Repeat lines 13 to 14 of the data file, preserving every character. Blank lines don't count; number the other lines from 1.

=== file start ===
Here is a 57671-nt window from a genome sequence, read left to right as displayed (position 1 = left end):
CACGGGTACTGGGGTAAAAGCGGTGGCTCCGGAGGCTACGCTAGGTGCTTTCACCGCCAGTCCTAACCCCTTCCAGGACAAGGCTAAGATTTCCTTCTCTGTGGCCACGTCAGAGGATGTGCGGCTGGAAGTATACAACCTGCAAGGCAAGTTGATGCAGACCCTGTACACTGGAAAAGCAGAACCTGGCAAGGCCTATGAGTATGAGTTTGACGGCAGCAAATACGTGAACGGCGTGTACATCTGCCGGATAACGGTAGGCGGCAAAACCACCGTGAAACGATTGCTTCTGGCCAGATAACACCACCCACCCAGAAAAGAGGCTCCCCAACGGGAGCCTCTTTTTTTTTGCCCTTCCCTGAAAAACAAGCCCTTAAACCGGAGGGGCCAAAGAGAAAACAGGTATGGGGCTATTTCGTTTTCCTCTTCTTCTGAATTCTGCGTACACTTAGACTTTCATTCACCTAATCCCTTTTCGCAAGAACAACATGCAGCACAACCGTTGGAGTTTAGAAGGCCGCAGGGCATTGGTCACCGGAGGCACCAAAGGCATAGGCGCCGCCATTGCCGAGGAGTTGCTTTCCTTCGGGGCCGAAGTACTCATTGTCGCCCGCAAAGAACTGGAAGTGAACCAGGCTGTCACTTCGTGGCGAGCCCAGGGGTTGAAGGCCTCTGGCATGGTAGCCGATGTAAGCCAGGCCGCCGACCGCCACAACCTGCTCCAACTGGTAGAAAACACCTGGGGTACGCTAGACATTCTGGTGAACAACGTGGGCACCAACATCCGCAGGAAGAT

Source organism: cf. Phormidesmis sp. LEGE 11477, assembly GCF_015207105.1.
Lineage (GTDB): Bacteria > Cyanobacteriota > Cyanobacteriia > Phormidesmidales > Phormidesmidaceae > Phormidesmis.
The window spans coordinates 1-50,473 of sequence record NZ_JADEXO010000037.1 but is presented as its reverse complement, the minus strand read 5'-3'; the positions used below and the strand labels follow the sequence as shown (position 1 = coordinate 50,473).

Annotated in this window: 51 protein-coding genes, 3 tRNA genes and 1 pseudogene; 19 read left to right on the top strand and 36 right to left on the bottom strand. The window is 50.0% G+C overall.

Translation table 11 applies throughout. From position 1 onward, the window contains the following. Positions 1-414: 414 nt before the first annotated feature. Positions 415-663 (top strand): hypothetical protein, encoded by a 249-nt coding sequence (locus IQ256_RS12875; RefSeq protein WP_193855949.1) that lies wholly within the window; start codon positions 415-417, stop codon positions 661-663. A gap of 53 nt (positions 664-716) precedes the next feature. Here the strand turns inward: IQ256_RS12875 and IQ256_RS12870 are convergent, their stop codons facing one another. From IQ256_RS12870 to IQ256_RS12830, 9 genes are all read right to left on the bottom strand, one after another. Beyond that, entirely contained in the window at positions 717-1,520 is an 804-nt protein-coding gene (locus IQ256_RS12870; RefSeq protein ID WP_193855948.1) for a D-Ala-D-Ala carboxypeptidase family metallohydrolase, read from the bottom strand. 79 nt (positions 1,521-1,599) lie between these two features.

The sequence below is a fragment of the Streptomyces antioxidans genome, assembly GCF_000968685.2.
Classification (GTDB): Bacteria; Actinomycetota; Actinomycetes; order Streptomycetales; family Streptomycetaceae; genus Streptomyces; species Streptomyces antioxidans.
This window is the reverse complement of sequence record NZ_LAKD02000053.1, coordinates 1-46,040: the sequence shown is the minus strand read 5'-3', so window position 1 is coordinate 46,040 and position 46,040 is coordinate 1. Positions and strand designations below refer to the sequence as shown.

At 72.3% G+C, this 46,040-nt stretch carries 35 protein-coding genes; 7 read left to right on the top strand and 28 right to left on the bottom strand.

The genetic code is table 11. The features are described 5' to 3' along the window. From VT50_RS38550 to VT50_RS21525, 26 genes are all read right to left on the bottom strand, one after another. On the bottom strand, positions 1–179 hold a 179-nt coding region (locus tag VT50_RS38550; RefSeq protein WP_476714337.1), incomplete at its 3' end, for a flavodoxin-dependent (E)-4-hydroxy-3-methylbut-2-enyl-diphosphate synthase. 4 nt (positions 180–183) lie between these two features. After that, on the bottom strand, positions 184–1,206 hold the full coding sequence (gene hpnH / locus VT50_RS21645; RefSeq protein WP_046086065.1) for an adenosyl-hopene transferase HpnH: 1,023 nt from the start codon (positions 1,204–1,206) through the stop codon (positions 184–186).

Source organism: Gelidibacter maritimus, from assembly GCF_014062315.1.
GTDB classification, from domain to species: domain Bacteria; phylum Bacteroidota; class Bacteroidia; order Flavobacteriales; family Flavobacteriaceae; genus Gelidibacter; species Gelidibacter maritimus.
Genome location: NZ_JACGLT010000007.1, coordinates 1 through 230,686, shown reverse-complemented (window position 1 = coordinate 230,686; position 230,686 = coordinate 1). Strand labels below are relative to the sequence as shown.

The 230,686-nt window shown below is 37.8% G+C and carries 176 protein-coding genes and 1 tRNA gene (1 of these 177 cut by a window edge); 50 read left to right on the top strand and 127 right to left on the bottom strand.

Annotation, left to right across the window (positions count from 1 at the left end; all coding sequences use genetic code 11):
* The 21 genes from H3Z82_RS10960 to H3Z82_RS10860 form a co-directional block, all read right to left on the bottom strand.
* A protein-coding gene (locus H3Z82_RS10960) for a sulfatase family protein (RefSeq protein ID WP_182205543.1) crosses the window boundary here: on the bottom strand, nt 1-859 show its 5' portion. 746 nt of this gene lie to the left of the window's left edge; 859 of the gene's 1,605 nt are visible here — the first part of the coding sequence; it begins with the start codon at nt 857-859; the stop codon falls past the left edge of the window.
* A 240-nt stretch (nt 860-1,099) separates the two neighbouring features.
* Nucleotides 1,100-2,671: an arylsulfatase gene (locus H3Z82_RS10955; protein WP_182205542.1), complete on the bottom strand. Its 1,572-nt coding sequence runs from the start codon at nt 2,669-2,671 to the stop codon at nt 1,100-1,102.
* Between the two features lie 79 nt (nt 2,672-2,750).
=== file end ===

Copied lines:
Source organism: Gelidibacter maritimus, from assembly GCF_014062315.1.
GTDB classification, from domain to species: domain Bacteria; phylum Bacteroidota; class Bacteroidia; order Flavobacteriales; family Flavobacteriaceae; genus Gelidibacter; species Gelidibacter maritimus.